Liquid Seaweed Extracts
Liquid extracts of marine brown algae are marketed for use in agriculture and horticulture (for some early information see Booth 1969; download pdf here). Many of these extracts are prepared from dried Ascophyllum nodosum meal (e.g. "Maxicrop", manufactured in the United Kingdom and a range of products tailor made for particular crops from Brandon Products), or from dried total drift, often referred to as "blackweed", but some utilise other species, such as Fucus serratus and Laminaria species (e.g. "SM3"; United Kingdom). One product currently being marketed is prepared from the stipes of Ecklonia maxima from South Africa (Kelpak). Other products prepared from seaweed include Algea, from a Norwegian company, "Seagro", manufactured in New Zealand; and "Seasol", an extract manufactured from Bull Kelp (Durvillaea) by a company in Tasmania, although some of these may have ceased trading. These are prepared from either cold- or hot-water extracts of either the dried or wet seaweed, sometimes with the addition of sodium carbonate to aid extraction.
"Maxicrop" is primarily used for gardens and glasshouse crops and is exported to a wide range of countries (Chapman & Chapman, 1980). It has been used on citrus fruits in Guyana, on citrus and grapes in Greece, on orchids in Belgium, on garden crops in Thailand, and on glasshouse crops in Iceland. "Seagro" in New Zealand is largely used on pastures but it is also used on orchard crops.
A wide range of beneficial effects have been reported from the use of liquid seaweed extracts (Blunden 1977), including increased crop yields, resistance of plants to frost, increased uptake of inorganic constituents from the soil, more resistance to stress conditions, and reductions in storage losses of fruit.
Liquid seaweed extracts are used at very high dilution rates which results in only very small quantities of material being applied to a given area. The active substances in the seaweed extracts must therefore be capable of having an effect at a low concentration. Trace elements have been suggested as likely active constituents, but Blunden (1977) and Blunden & Gordon (1986) have concluded that the quantity of substances applied forms an insignificant proportion of the total requirements of the crops. The presence of plant hormones (substances naturally found in small quantities in plant tissues and involved in, amongst other things, the regulation of growth) has been suggested as being responsible for, at least some of the observed effects; it has been demonstrated that commercially-available seaweed extracts have high levels of cytokinin-like activity.
Close correlations between results achieved in field trials with the use of a synthetic cytokinin, kinetin, and seaweed extracts of equivalent cytokinin activities were found both on the yield of potatoes and in the crude protein of grasses. Similar results were obtained with the reduction in the rate of "degreening" of limes after post-harvest immersion of the fruit in seaweed extracts and kinetin solutions of equivalent cytokinin activity. Further circumstantial evidence supporting the possible involvement of cytokinins in seaweed extracts was the recent detection of cytokinin-like activity in a commercial seaweed concentrate prepared from Ecklonia maxima (Laminariales).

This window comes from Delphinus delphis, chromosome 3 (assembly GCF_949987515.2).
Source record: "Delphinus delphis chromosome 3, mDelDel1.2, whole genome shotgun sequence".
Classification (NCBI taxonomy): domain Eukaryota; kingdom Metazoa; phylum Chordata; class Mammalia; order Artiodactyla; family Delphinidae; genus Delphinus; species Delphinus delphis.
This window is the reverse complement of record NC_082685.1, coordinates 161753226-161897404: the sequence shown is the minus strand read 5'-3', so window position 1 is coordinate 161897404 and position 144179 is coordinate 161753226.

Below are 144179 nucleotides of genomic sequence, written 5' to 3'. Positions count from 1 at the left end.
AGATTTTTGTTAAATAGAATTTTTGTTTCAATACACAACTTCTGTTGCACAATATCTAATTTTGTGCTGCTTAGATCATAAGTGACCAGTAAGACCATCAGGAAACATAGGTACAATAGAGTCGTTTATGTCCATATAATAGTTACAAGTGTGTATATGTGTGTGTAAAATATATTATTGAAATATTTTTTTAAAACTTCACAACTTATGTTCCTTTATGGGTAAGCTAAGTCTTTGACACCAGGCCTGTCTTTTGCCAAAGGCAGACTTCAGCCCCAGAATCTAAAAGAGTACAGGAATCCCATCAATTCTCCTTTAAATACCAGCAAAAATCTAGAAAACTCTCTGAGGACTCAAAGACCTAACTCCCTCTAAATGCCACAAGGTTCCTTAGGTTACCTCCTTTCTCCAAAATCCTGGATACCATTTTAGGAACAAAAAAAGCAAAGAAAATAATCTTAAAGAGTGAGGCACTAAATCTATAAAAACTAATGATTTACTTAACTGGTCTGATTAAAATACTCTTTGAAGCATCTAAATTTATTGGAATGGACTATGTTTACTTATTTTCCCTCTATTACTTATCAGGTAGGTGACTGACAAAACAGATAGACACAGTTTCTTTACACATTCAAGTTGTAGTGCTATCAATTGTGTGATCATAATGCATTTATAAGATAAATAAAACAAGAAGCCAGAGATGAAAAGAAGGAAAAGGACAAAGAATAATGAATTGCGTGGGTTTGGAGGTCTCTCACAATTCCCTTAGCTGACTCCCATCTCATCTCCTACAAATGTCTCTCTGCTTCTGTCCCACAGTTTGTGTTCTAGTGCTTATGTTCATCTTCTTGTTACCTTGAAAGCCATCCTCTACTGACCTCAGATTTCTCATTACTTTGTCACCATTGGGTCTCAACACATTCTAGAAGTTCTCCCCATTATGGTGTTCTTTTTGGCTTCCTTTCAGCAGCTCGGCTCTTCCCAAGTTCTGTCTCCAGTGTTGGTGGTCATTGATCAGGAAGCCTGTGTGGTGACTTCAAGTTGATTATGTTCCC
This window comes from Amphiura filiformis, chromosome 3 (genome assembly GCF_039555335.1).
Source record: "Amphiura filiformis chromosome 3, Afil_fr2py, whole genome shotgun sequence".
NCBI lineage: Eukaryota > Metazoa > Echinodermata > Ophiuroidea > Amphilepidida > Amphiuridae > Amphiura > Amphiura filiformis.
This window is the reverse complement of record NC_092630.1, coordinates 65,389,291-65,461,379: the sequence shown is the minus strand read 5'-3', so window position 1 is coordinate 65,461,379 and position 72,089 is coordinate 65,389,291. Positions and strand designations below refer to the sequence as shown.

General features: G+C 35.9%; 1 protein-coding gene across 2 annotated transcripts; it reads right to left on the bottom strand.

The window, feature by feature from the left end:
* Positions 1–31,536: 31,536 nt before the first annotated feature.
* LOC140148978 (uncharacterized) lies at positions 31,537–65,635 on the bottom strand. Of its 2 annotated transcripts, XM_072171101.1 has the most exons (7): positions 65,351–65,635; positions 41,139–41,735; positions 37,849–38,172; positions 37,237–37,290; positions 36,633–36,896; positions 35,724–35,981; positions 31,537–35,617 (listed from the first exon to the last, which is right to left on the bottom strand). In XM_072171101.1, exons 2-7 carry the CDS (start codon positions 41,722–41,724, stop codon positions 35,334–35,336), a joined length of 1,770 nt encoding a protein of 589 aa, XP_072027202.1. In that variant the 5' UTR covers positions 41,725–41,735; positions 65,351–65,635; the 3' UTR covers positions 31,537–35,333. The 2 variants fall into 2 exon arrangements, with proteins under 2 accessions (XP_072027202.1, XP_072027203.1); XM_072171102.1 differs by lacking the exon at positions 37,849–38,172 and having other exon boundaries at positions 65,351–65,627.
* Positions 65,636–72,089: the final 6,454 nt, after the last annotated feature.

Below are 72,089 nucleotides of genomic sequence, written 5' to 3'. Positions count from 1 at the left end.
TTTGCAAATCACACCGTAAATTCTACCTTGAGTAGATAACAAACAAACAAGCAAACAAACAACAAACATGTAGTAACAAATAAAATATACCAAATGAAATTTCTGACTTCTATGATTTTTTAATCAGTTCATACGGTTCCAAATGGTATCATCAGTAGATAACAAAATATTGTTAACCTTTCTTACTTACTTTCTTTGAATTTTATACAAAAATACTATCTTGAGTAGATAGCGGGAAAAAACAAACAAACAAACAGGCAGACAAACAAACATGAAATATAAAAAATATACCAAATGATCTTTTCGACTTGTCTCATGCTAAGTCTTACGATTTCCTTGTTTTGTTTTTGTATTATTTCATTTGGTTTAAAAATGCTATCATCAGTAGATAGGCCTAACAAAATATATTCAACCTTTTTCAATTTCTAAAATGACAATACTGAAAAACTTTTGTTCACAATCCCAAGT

Studies of seaweed extracts have shown that although in some bioassay systems, for example the radish leaf expansion bioassay, high levels of cytokinin activity are recorded, in others, for example the Amaranthus seedling assay, low levels are found. These discrepancies are thought (Blunden & Gordon 1986) to be due to the extracts containing, in addition to true cytokinins, other compounds which behave like them in certain respects. Blunden & Gordon were further of the opinion that these substances may represent betaines - quaternary ammonium compounds which are derivatives of either amino or imino acids containing a fully methylated pentavalent nitrogen moiety. Glycine betaine, one of the structurally simple betaines, was first extracted from sugar beet and was found to have chlorophyll-retention properties. In growth tests it was found to have an activity similar to that of cytokinins in several other growth tests and so it was considered that some of the cytokinin-like activity in sugar beet extracts was due to glycine betaine. It has been shown also to be a major osmoticum (controlling water movement in and out of plant cells) in certain higher plant families adapted to either salt or water stress and it has been suggested that other betaines and tertiary sulphonium compounds have a similar function in other species. Also it has been claimed that glycine betaine has a rôle in frost resistance.
Betaines have been recorded for most of the species of marine algae used in the manufacture of seaweed extracts. Ascophyllum nodosum yields c-aminobutyric acid betaine, d-aminovaleric acid betaine and laminine whilst Laminaria species have a range of betaines including glycine betaine. Commercial seaweed extracts have been examined for their betaine content and the compounds detected were those reported for the algal species used in the manufacture of the extracts. Because of the reported effects from the application of commercial seaweed extracts and the known properties of compounds such as glycine betaine, the circumstantial evidence for at least part of the activity of the seaweed extracts being due to compounds of this type is strong (Blunden & Gordon 1986). Moreover, some of the discrepancies in the results obtained for the cytokinin contents when the extracts are bioassayed using different procedures may be explained by the presence of betaines in the extracts.
Manufacturers of liquid seaweed extracts in Ireland
Photographs courtesy of Paul Mullins, Brandon Science Ltd, Centrepoint, Tralee, Co. Kerry, Ireland. Phone: +353 66 7181160